Quality assurance: Clients expect value for money. In addition to meeting
the client's requirements, the software also should meet additional quality
constraints. They could be in terms of performance, security, etc.
Lay user: Most of the time, these software packages will be used by non-
computer savvy users. Hence the software has to be highly robust.
Software tools: Documentation is important for the success of a software

project, but it is a cumbersome task and many software practitioners balk at the prospect of documentation. There are tools known as Computer Aided Software Engineering (CASE) tools which simplify the process of documentation.

Conformance to standards: We need to follow certain standards to ensure

clear and unambiguous documentation. For example, IEEE standards for requirements specifications, design, etc. Sometimes, clients may specify the standards to be used.

Reuse: The development effort can be optimised, by reusing well-tested
components. For example, mathematical libraries, graphical user interface
tool kits, EJBs, etc.
Non-developer maintenance: Software lives for a long time. The

development team, may not be available to maintain the package. Some other team will have to ensure that the software continues to provide services.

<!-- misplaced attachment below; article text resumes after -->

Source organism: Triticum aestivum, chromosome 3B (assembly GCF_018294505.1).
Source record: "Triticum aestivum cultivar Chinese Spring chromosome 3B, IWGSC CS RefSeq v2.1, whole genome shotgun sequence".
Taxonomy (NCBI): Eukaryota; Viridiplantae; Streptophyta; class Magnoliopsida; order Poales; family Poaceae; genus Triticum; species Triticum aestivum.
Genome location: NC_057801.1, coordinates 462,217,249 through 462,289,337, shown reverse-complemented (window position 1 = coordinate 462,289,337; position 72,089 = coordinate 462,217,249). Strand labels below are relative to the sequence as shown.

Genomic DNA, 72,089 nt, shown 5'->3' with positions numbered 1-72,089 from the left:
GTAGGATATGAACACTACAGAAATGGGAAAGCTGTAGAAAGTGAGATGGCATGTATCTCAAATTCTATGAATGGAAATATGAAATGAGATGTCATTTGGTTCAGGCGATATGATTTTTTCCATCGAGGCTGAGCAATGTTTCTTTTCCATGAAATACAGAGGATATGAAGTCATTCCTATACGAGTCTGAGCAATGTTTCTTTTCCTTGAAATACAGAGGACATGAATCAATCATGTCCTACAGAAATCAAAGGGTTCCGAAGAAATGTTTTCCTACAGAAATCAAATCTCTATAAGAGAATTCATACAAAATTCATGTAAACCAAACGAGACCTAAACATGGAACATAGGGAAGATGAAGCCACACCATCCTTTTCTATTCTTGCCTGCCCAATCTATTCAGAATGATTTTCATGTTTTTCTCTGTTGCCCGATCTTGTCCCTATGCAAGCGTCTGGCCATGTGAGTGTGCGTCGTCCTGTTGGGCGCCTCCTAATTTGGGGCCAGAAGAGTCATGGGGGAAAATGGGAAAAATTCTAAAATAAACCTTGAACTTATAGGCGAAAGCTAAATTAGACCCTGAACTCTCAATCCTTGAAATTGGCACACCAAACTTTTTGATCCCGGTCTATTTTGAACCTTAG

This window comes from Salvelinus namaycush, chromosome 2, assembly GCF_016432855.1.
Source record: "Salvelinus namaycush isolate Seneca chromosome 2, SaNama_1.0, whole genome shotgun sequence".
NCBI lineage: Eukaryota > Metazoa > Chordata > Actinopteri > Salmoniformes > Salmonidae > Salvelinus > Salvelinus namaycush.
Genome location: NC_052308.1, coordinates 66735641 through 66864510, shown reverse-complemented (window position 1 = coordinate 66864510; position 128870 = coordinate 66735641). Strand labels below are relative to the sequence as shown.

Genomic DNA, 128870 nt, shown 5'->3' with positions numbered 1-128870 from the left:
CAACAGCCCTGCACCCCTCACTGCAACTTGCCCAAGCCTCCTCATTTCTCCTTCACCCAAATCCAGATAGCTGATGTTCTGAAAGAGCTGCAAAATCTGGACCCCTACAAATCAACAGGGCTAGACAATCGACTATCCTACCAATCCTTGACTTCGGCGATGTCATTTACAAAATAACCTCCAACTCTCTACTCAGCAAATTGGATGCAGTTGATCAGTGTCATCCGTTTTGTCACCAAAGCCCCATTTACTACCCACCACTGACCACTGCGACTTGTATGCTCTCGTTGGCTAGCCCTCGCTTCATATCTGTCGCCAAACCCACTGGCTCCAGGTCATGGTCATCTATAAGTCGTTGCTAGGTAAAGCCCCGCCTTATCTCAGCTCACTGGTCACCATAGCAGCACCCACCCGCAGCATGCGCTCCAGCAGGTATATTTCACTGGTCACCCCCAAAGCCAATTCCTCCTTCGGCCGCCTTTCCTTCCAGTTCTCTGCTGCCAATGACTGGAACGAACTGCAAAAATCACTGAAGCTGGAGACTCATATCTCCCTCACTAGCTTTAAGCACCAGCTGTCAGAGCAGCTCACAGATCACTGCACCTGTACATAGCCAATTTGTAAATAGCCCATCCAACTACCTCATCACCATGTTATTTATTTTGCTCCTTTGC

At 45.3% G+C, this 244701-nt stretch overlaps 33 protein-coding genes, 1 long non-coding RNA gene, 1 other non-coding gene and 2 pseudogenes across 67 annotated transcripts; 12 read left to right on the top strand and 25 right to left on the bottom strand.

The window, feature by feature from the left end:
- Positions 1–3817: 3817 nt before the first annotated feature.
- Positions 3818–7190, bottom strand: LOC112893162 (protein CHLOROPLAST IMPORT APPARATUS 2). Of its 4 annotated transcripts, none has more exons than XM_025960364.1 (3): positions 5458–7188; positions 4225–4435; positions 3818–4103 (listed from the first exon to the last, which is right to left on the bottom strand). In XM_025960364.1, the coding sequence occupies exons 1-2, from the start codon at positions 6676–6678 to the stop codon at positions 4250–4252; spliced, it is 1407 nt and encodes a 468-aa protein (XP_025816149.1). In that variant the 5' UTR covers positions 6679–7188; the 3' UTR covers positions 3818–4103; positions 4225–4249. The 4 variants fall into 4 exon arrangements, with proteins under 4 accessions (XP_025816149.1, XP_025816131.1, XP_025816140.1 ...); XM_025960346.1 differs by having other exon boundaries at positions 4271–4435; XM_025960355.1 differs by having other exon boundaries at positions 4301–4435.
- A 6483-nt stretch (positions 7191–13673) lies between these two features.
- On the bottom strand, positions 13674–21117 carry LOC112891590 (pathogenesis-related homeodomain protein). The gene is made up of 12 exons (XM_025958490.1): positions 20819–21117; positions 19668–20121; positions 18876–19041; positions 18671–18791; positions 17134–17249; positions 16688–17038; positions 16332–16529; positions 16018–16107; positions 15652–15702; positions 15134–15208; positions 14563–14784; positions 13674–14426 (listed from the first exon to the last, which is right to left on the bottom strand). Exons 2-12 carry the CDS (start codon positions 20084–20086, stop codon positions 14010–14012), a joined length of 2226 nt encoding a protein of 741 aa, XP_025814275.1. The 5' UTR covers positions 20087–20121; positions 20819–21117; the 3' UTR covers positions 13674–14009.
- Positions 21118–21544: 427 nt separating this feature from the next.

Change management: Whenever a change has to be made, it is necessary
to analyse its impact on various parts of the software. Imagine modifying the
value of global variable. Every function that accesses the variable will be
effected. Unless care is taken to minimise the impact, the software may not
behave as expected.
Version control: Once changes are made to the software, it is important
that the user gets the right copy of the software. In case of failures, it should
be possible to roll back to the previous versions.
Subject to risks: Any large effort is subject to risks. The risks could be in

terms of non-availability of skills, technology, inadequate resources, etc. It is necessary to constantly evaluate the risks, and put in place risk mitigation measures.

2. Software Quality
The goal of any software development process is to produce high quality software.
What is software quality? It has been variously defined as:
Fitness for purpose
Zero defects
Conformability & dependability
The ability of the software to meet customer's stated and implied needs
Some of the important attributes that can be used to measure software quality are:
Correctness: Software should meet the customer's needs
Robustness: Software must always behave in an expected manner, even when
unexpected inputs are given
Usability: Ease of use. A software with a graphical user interface is considered
more user-friendly than one without it
Portability: The ease with which software can be moved from one platform to
Efficiency: Optimal resource (memory & execution time) utilization
Maintainability: Ease with which software can be modified
Reliability: The probability of the software giving consistent results over a
period of time
Flexibility: Ease with which software can be adapted for use in different